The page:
One of the biggest questions I receive is how I actually stopped binging – how I stopped shoveling copious amounts of food in my mouth in a very short period of time, and either throwing it up, or letting it sit in me. Because you see, I did both, depending on the day and how I was feeling.
The answer? I stopped binging because I took matters in my own hands and got help, through therapy. I also enrolled in a yoga teacher training, I started reading books, and I started openly talking about my story to others. But when it came down to the actual food component of a binge, I was finally able to stop binging through this concept called Intuitive Eating.
Now, I’m sure you’ve heard this concept thrown around a lot lately. It’s all over the wellness world, and people are starting to turn to Intuitive Eating and ditching diet culture, which makes me OH SO HAPPY!
But to answer the question of how I believe that Intuitive Eating actually stops a binge, we first need to talk about what Intuitive Eating is (and also what it isn’t).
Intuitive Eating is about listening to your bodies internal hunger cues when it comes to making decisions about what to eat. Intuitive eaters don’t adhere to meal plans, or other prescribed diets or food rules (e.g., a common one is that carbs are to be avoided). Instead, when the hunger strikes, an intuitive eater would stop and ask themselves one question: what does my body need in this very moment to feel good? The intuitive eater would then eat food around what would make them feel their best, rather than following prescribed diet rules or even their own made up diet rules.
For someone that struggles with binge eating or bulimia, the idea of Intuitive Eating sounds really scary. Why? Because it sounds like one big free-for-all, that encourages stuffing your face all day long with anything and everything you crave. But, with the exception of the “honeymoon phase,” which I will describe a bit below, I disagree. I believe deeply that Intuitive Eating actually helps stop binges.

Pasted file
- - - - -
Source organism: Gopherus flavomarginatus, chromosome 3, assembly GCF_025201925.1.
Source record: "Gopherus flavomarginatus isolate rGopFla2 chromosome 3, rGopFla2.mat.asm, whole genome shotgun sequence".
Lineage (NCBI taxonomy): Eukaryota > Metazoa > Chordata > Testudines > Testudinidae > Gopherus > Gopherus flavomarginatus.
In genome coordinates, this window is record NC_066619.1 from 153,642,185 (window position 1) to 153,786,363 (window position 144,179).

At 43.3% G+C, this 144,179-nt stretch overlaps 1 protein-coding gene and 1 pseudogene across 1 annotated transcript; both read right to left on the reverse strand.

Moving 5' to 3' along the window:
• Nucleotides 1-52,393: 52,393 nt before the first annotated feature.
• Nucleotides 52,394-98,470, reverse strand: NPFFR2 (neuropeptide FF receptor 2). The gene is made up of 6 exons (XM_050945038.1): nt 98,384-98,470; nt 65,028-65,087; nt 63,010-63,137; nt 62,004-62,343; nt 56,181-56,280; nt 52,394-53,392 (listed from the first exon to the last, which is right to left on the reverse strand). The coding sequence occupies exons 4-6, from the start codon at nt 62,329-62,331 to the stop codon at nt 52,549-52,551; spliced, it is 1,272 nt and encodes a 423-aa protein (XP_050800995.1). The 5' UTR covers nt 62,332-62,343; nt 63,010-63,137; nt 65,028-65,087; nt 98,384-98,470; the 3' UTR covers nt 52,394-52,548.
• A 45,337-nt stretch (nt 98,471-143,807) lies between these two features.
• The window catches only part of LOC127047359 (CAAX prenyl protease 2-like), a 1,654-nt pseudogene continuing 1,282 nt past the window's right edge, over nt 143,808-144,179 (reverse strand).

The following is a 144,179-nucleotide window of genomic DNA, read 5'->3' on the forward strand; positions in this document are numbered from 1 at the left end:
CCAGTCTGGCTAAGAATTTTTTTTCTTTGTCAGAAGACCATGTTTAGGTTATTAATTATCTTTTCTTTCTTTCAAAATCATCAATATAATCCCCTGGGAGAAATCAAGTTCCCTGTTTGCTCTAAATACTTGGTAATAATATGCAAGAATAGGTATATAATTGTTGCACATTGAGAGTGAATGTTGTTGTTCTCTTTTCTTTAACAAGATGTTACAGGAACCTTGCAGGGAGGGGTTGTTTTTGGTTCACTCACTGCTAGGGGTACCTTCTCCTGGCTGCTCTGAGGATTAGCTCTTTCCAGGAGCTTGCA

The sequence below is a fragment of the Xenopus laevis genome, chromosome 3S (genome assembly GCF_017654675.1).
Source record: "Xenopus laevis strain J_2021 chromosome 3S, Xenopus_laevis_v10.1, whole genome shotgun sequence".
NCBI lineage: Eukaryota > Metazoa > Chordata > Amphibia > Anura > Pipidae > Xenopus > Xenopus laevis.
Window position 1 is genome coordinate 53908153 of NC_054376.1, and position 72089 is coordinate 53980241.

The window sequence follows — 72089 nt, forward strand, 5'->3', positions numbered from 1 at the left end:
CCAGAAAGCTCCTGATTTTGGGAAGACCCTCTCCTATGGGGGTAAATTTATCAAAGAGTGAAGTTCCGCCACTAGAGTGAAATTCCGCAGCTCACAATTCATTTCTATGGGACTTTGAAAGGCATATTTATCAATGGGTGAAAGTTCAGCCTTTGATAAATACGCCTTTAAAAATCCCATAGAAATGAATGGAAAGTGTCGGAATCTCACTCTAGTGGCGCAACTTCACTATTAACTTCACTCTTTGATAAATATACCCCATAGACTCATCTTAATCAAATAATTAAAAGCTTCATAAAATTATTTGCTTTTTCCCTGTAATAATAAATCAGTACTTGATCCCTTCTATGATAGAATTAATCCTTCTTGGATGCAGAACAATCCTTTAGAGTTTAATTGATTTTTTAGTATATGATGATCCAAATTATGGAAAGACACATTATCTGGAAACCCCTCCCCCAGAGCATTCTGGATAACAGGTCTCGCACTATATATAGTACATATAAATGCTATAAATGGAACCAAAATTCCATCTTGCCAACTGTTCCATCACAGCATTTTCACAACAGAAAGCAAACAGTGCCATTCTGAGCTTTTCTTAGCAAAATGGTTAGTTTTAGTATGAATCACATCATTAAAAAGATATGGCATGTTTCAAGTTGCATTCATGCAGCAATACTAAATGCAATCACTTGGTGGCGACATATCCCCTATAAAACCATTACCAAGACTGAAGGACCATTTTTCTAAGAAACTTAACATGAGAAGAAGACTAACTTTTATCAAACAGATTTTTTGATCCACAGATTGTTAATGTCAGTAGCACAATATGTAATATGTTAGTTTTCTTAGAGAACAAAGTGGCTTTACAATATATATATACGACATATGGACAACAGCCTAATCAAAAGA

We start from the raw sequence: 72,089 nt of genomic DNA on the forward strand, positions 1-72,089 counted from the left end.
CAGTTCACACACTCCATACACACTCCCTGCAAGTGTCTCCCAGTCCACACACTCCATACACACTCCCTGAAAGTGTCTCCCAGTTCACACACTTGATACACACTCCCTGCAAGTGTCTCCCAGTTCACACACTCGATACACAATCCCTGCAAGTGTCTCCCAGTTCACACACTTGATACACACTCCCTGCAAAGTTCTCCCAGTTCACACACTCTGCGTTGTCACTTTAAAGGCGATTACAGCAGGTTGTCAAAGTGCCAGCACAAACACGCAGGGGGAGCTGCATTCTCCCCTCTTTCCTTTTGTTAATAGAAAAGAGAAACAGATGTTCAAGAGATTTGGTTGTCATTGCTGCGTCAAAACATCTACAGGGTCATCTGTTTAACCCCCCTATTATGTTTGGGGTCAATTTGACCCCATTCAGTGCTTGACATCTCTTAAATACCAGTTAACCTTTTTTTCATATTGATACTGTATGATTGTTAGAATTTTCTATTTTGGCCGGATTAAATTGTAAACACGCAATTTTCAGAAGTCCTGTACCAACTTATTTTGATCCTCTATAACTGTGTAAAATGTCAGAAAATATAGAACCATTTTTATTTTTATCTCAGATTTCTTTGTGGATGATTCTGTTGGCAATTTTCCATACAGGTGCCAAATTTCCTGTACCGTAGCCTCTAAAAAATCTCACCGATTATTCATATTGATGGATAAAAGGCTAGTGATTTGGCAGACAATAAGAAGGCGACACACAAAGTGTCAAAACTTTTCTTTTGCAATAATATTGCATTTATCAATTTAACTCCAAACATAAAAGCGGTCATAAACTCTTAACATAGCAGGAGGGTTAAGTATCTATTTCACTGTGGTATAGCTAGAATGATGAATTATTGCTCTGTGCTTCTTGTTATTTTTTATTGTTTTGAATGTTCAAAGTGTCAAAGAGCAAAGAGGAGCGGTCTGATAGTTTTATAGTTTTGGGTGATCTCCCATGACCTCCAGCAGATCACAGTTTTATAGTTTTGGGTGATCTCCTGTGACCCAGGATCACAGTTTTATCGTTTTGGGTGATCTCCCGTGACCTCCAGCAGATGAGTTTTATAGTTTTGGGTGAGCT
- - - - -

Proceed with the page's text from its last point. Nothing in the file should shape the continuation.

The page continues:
The reason why I believe that Intuitive Eating helps stop binges, is because binge eating (and even bulimia) often stems from a biological deprivation of food. In analyzing my own past behaviors around food, I told myself that I could not ever eat cookies, cakes, ice cream, because they would lead to weight gain. You see, these were rules that I created in my own head. And because I followed my own food rules and avoided these foods at all costs, the cravings for them were OUT OF CONTROL.
Because I didn’t allow myself to enjoy these foods, my entire existence was centered around food. Every thought of my day involved food to some degree – what I was going to eat for breakfast, snack, lunch, dinner, planned perfectly to avoid those “off limits” foods. This deprivation stimulated a massive urge to binge – and once I started binging, it was game over. I ate all those foods, and more, shoveling them down my throat as if it was my last meal.
Summed up succinctly by Isabelle Foxen Duke:
Makes sense, right? If you respond to your hunger signals when they arise, instead of denying your natural, biological instincts around food, you begin to develop a healthier relationship with food, because you discover exactly what it is that your body needs to be satisfied and thrive.